Critics call Han’s video lessons primitive Whose vs who’s definition and their usefulness questionable. To which Khan replies that solving global problems of education was not part of his plans. But,” he believes, “Khan Academy courses are at the beginning of the first stage of development. About $10 million will be invested in improving training videos every year. Additional exercises and analytics, designed to work with one teacher with 50 or 100 students at a time, are already ready. Very soon, Khan says, Khan Academy specialists will teach better than any paid tutor.
Digital learning materials have limitations: You can’t smell a burnt resistor online or spill a chemical on your hands. But teaching economics through the web-interface, for example, is so popular that the feasibility of building new economic schools and hiring economics teachers is already in doubt. In the project edX, assures Agarwal, a team of a professor and two assistants, teaching 400 students at MIT, today can teach 10,000 people through the web, and tomorrow – hundreds of times more.
Education becomes distributed, gradually.
Percentage of students in the United States who “attend” at least one course online
Where does the online education curve lead to? According to statistics from Babson College, the number of U.S. college students who have completed at least one online course has increased from 1.6 million in 2002 to 6.1 million in 2010, accounting for a third of U.S. college students. Researchers I. Elaine Allen and Jeff Seaman note signs of a decline in the growth rate of online courses. But their analysts do not take into account the involvement of leading universities in the development of education through the Internet. Thus, Coursera, a joint project of Stanford University and two dozen other educational institutions, has reportedly already gathered 1.5 million students-subscribers who are ready to study online second grade games.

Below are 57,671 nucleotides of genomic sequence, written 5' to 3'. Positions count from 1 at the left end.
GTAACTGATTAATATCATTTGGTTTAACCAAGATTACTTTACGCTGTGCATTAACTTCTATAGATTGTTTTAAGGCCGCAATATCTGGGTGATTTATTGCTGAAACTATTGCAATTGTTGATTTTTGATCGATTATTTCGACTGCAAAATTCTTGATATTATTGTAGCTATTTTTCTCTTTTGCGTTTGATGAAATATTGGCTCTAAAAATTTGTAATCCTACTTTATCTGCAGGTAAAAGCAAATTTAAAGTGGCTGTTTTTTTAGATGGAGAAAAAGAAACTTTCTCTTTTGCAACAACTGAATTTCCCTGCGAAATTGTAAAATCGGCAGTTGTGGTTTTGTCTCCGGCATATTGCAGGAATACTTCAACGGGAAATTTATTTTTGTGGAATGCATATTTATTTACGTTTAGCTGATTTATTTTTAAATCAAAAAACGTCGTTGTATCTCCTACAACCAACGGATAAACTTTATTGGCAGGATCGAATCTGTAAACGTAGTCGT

And even if only a small percentage of those who really want to be trained, the surge in popularity of courses like MOOC makes you think about the changes that await the world with the active promotion of free, high-quality education through the network. Han’s videos are popular in India, and MOOC statistics show that 60% of their students are initiative people from “knowledge hungry” nations (Brazil, China and others). No one knows for sure what power the push of “high-octane fuel” free online learning can give the “machine” of the education system. Will there be a “revolution” sweeping away any barriers to quality education for all? Will there not be government restrictions on Internet use and censorship of teachers?
The next step in online education will be determined by technology and appropriate methodologies. The online education process for millions of students should be evaluated, recorded, studied, and adjusted as necessary. Talk to Han or any of the people behind your MOOC courses (many of whom come from university departments with a strong interest in computer literate intellectuals). All of them will call the goal not to increase the sales of instructional videos, but to improve the educational system through evidence-based and effective use of data. Just imagine, they say, software that takes full account of a student’s level of knowledge and offers the student an individual, unique curriculum. Will these projects succeed, and will something revolutionary be born of them? If so, the answer to Agarwal’s question is: online learning will be the most important innovation in education over the past 200 years.